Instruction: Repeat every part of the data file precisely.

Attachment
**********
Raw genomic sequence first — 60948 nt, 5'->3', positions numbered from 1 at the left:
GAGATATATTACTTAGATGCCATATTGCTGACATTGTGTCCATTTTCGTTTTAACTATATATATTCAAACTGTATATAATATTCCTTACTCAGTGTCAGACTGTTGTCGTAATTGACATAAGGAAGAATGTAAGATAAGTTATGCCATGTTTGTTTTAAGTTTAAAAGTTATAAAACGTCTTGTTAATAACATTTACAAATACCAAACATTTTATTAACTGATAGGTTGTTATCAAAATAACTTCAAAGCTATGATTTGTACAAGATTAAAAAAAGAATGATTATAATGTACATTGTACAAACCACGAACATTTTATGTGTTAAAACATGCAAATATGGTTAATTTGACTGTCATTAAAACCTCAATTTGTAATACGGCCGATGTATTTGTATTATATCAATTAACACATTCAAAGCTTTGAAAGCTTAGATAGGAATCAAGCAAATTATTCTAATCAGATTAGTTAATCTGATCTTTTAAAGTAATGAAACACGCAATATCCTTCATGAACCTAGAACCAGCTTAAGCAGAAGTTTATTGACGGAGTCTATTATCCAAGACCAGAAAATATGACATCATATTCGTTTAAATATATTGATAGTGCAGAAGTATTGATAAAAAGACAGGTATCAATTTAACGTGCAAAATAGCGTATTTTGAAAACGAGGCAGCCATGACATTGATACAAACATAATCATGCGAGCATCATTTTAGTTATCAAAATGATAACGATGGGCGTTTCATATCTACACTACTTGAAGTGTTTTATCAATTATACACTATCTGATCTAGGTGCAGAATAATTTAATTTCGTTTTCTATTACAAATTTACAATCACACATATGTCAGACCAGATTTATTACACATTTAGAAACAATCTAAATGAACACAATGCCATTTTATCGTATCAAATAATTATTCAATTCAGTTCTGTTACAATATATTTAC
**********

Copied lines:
Raw genomic sequence first — 60948 nt, 5'->3', positions numbered from 1 at the left:
GAGATATATTACTTAGATGCCATATTGCTGACATTGTGTCCATTTTCGTTTTAACTATATATATTCAAACTGTATATAATATTCCTTACTCAGTGTCAGACTGTTGTCGTAATTGACATAAGGAAGAATGTAAGATAAGTTATGCCATGTTTGTTTTAAGTTTAAAAGTTATAAAACGTCTTGTTAATAACATTTACAAATACCAAACATTTTATTAACTGATAGGTTGTTATCAAAATAACTTCAAAGCTATGATTTGTACAAGATTAAAAAAAGAATGATTATAATGTACATTGTACAAACCACGAACATTTTATGTGTTAAAACATGCAAATATGGTTAATTTGACTGTCATTAAAACCTCAATTTGTAATACGGCCGATGTATTTGTATTATATCAATTAACACATTCAAAGCTTTGAAAGCTTAGATAGGAATCAAGCAAATTATTCTAATCAGATTAGTTAATCTGATCTTTTAAAGTAATGAAACACGCAATATCCTTCATGAACCTAGAACCAGCTTAAGCAGAAGTTTATTGACGGAGTCTATTATCCAAGACCAGAAAATATGACATCATATTCGTTTAAATATATTGATAGTGCAGAAGTATTGATAAAAAGACAGGTATCAATTTAACGTGCAAAATAGCGTATTTTGAAAACGAGGCAGCCATGACATTGATACAAACATAATCATGCGAGCATCATTTTAGTTATCAAAATGATAACGATGGGCGTTTCATATCTACACTACTTGAAGTGTTTTATCAATTATACACTATCTGATCTAGGTGCAGAATAATTTAATTTCGTTTTCTATTACAAATTTACAATCACACATATGTCAGACCAGATTTATTACACATTTAGAAACAATCTAAATGAACACAATGCCATTTTATCGTATCAAATAATTATTCAATTCAGTTCTGTTACAATATATTTAC